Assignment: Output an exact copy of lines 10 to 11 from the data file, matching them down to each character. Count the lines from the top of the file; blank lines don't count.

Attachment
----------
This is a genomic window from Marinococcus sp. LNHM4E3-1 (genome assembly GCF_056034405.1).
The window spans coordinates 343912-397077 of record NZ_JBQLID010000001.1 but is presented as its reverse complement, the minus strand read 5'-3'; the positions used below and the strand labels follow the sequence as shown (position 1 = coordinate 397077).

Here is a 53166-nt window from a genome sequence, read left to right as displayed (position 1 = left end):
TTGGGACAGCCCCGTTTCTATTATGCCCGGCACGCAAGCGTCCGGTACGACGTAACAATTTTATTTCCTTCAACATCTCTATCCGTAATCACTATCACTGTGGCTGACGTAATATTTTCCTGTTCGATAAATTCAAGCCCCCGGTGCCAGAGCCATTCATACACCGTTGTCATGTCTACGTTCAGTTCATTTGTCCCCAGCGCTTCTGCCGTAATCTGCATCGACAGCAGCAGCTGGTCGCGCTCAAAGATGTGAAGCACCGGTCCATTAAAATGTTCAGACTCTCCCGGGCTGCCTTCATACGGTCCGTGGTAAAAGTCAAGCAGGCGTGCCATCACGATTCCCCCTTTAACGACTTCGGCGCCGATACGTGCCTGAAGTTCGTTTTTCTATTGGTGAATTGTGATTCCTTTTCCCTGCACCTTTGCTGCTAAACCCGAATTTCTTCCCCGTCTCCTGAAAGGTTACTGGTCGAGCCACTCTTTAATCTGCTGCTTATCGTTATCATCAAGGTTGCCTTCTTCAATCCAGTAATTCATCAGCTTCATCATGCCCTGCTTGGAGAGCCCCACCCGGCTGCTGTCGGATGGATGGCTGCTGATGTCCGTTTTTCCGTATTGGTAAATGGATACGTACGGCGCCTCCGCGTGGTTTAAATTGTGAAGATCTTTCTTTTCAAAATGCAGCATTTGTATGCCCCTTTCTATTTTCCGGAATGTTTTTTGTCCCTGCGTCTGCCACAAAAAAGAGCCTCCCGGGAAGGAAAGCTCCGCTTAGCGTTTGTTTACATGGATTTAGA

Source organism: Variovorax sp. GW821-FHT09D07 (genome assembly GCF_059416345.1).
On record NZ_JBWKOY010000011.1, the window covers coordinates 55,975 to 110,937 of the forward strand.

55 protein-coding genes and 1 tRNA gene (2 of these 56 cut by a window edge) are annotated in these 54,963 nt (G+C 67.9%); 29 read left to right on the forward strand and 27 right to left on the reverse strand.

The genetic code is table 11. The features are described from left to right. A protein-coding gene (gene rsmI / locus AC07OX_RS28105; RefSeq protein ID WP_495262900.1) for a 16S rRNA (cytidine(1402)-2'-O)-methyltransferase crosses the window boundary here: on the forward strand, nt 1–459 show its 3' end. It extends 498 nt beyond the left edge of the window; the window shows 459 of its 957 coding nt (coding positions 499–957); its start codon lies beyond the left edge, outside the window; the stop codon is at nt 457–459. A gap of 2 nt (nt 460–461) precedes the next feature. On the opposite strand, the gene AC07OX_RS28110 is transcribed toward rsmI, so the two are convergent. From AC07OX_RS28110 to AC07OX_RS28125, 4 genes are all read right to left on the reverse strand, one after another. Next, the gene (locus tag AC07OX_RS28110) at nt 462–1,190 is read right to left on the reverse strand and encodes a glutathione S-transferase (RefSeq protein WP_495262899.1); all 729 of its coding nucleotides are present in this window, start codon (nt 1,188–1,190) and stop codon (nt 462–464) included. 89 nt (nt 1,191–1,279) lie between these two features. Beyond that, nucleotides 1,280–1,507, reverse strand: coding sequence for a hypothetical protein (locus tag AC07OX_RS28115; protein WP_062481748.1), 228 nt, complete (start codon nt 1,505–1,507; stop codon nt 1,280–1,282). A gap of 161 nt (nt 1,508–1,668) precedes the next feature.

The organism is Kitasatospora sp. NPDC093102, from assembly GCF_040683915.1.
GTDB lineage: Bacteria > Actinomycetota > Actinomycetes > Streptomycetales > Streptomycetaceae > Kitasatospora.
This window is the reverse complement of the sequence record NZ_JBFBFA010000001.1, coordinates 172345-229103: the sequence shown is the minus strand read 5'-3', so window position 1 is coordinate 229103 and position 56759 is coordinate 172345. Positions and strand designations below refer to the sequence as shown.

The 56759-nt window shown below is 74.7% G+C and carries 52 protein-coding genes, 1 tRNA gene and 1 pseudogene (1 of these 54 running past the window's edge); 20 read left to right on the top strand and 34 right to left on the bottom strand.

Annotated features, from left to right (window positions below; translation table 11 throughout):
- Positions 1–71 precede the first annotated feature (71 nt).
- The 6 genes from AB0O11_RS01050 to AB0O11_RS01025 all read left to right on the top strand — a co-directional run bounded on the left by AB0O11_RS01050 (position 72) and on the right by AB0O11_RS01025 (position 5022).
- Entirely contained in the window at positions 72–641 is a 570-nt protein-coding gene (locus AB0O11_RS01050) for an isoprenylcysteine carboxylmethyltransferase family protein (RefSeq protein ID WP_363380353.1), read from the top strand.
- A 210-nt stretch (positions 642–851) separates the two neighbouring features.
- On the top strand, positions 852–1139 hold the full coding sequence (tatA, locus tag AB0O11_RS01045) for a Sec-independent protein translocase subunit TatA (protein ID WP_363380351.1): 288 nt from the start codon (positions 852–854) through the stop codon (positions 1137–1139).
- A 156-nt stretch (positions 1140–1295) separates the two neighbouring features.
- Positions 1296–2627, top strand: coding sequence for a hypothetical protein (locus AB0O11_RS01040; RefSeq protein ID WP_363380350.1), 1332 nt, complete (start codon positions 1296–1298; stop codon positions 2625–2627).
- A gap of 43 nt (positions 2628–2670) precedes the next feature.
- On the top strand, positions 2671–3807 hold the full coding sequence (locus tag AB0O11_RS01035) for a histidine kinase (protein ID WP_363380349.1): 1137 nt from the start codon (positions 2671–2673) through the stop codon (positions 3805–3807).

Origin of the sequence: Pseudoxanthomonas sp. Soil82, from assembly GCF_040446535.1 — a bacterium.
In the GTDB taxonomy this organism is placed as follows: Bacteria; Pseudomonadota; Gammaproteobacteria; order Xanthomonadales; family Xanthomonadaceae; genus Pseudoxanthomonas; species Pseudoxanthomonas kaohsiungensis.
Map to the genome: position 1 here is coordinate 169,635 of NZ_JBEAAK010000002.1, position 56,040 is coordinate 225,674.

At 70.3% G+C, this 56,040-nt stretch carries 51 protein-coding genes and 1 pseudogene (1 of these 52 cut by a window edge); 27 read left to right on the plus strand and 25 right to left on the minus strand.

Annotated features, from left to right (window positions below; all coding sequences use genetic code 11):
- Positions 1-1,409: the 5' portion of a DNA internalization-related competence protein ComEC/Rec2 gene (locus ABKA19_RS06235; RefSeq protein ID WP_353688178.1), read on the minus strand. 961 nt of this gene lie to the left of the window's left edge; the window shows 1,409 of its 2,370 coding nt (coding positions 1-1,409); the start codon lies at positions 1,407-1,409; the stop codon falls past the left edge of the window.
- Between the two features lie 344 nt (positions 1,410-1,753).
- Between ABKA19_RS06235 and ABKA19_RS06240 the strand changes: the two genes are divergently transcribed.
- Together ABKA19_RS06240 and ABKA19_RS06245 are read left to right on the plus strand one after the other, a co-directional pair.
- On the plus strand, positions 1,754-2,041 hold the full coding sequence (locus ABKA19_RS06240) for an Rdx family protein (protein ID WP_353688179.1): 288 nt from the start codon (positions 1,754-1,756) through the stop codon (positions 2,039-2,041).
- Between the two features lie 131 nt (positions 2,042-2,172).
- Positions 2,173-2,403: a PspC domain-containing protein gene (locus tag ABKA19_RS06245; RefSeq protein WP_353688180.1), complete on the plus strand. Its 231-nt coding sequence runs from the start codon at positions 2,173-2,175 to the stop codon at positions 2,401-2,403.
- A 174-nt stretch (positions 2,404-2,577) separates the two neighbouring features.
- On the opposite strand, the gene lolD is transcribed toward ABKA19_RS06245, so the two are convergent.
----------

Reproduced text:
GTDB lineage: Bacteria > Actinomycetota > Actinomycetes > Streptomycetales > Streptomycetaceae > Kitasatospora.
This window is the reverse complement of the sequence record NZ_JBFBFA010000001.1, coordinates 172345-229103: the sequence shown is the minus strand read 5'-3', so window position 1 is coordinate 229103 and position 56759 is coordinate 172345. Positions and strand designations below refer to the sequence as shown.